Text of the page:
Hair loss is a common problem experienced by both men and women around the world, with an average person losing around 80 strands of hair a day. However, starting to lose hair significantly and noticing that it is not entirely growing back may be a cause of a different health issue.
There are various potential triggers when it comes to hair loss, making it tricky to pinpoint exactly the reasons why hair is falling out and how to prevent it. If you, too, are wondering, “Why is my hair falling out?” and want to find an appropriate cure for your ongoing hair loss, then this is the guide for you. Here are the most common causes of hair falling out and what you can do about it.
Hormones are at the top of the hair falling out causes list, with various hormonal changes affecting your follicles’ response. While male pattern baldness is usually associated with genetics, hormonal composition diversities can also occur with age, causing a significant amount of hair loss. On the other hand, women are typically affected by the hormonal imbalances that come after childbirth or during menopause. Experiencing hair loss after birth is quite normal and common. However, the amount and consistency of the loss have to be monitored as the postpartum process progresses.
Hair Falling Out Due to Stress
Not only is stress bad for, well, everything, it is also one of the leading causes of hair loss in both men and women of any age. Psychological and physical stress can cause major hair loss, with people reporting that extreme mental anxiety has triggered their hair loss at times. While the causes of physical stress are mostly temporary, it is possible for hair falling out from stress starting after radical lifestyle changes such as nutrition and exercise routines. It is quite possible to combat hair falling out with daily exercise regimens, proper eating habits, meditation, and various stress management strategies.
Another common hormone-related hair loss cause is battling thyroid problems. Having too little and too many thyroid hormones can both cause excessive shedding, with the only treatment being eliminating the thyroid disorder completely.
We all know that pharmaceuticals come along with a never-ending list of side effects. While chemotherapy is the most well-known cause of active hair loss, thyroid medications, oral contraceptives, beta-blockers, antidepressants, and anticonvulsants can also lead to distinguishable shedding. It is important to note that not everyone is prone to be affected by the hair loss side effects of the drugs they are using. However, it is crucial to bear in mind all of the side effects your medication carries and check to see if your hair loss is related to it.
Deficiency in Nutrition
Is your hair falling out in the shower, and you constantly have to clean out the hair lumps that clog up your drain? Then you may be looking at nutritional deficiencies that are blocking your hair follicles from growing out properly. The most common dietary elements associated with hair loss are zinc and iron. While zinc and iron deficiency are known to cause hair falling out in clumps, vitamin D, vitamin B-12, vitamin C, and vitamin A are also essential nutrients that prevent hair falling out and contribute to healthy dense hair. Copper, biotin, and selenium are also additional vitamin supplements you may consider taking if you are dealing with systematic hair loss.
Although it has been mentioned before that childbirth can cause noticeable hair loss in women, pregnancy is also considered one of the most common causes of hair falling out. Some women experience excessive hair loss during the early stages of their pregnancy due to the decrease in estrogen levels. While this is temporary, it is possible to avoid hair falling out during this time by using volumizing shampoos, applying conditioner to the ends of hair rather than the scalp, and opting for products specially designed for fine hair.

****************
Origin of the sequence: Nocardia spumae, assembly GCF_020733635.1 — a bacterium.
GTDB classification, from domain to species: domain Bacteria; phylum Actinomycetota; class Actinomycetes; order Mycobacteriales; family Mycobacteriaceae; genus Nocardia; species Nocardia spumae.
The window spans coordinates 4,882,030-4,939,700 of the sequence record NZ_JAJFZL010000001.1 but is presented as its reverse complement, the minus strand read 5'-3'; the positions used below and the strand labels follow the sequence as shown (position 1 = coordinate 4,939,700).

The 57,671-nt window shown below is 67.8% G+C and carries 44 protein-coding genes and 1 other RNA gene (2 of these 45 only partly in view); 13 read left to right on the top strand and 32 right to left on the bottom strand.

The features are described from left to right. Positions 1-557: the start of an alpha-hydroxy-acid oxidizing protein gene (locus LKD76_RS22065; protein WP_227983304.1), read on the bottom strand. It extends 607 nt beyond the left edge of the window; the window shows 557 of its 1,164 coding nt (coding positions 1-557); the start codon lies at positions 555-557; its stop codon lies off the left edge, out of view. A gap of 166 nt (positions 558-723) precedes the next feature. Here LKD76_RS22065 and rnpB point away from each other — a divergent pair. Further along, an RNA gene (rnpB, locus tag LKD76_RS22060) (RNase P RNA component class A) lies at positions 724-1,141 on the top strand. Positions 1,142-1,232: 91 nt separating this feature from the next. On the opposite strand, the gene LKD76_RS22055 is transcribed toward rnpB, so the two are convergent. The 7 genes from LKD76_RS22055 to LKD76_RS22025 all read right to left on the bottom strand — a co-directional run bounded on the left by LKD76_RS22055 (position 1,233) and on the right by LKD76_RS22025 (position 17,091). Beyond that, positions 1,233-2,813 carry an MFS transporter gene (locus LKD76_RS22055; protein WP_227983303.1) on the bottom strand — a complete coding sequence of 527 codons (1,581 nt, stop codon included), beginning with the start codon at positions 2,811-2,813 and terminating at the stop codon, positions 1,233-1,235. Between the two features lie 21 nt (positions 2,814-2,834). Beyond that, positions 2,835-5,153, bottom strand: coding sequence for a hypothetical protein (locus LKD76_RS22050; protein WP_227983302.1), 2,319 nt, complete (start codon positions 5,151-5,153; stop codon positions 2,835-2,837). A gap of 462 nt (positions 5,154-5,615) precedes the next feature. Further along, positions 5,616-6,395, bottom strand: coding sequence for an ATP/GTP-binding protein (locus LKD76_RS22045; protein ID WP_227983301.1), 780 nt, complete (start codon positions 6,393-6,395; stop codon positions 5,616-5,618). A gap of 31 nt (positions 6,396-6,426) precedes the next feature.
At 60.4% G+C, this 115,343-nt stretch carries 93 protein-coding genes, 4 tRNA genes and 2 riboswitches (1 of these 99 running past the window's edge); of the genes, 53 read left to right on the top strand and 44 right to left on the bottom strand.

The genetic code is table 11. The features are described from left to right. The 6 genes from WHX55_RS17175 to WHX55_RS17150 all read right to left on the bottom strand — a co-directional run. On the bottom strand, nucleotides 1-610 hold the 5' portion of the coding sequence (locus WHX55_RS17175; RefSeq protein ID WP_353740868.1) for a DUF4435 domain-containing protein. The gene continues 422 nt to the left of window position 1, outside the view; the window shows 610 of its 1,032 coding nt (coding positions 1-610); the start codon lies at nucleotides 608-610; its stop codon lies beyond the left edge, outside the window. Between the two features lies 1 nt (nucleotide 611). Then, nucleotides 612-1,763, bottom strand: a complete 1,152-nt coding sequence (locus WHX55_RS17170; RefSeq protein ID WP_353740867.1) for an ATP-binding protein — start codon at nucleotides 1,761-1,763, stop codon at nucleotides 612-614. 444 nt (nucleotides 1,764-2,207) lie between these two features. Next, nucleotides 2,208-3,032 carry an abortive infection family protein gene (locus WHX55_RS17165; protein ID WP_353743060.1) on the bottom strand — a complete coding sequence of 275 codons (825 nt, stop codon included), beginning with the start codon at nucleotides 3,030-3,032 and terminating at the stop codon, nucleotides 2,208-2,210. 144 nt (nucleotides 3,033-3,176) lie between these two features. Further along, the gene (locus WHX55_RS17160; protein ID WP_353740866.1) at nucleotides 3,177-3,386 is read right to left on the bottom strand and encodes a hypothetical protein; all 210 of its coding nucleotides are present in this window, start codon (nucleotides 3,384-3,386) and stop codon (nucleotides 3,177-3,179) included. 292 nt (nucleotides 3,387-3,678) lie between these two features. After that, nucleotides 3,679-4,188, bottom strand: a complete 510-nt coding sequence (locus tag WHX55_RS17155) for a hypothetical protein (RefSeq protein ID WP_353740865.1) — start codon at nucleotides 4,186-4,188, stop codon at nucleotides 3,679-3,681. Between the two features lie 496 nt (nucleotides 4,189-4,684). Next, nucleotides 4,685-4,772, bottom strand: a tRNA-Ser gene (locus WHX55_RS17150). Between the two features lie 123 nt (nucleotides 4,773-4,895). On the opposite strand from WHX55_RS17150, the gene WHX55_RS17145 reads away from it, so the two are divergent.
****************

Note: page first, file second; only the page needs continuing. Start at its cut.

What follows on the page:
Hair Falling Out Due to Alopecia
Alopecia is known as “true hair loss”, which causes hair loss over time and can sometimes cause permanent baldness. Alopecia areate, traction alopecia, and androgenetic alopecia are the three different types of alopecia that can be seen in individuals.
While alopecia areate is an autoimmune disease that leads to round, patchy, completely hair-free areas on the scalp, traction alopecia is usually caused by wearing tight hairstyles for a long period of time. Tight braids or high ponytails can tug on the hair roots and damage the hair follicles over time, causing significant shedding in particular areas. Androgenetic alopecia, on the other hand, is known as the most common type of hair loss in both women and men, depending mostly on genetics and increasing with age.
How to Stop Hair From Falling Out?
There are numerous precautions you can take in order to stop your hair from falling out and achieve healthier hair. Determining the cause of hair loss and taking action regarding the reason is the most sensible thing you can do when dealing with hair falling out. Going off certain drugs, increasing your nutritional intake, staying away from stress, and taking control over your hormonal changes may all lead to a drastic improvement in your battle against hair loss.
Are you worried about hair loss and are looking for ways to stop your hair from falling out? One of the best things you can do is find a qualified doctor and express your concerns about the “Why is my hair falling out?” question.
While this condition can be cured with various solutions depending on the cause of the hair loss, there are also numerous medical treatments that can help you gain your hair back after alopecia or excessive, permanent shedding. In-office remedies to regrow hair, such as FUT and FUE hair transplantation methods, are the most popular ways of gaining back the strands you have lost chosen by millions today. Click here to find out more about hair transplantation options abroad.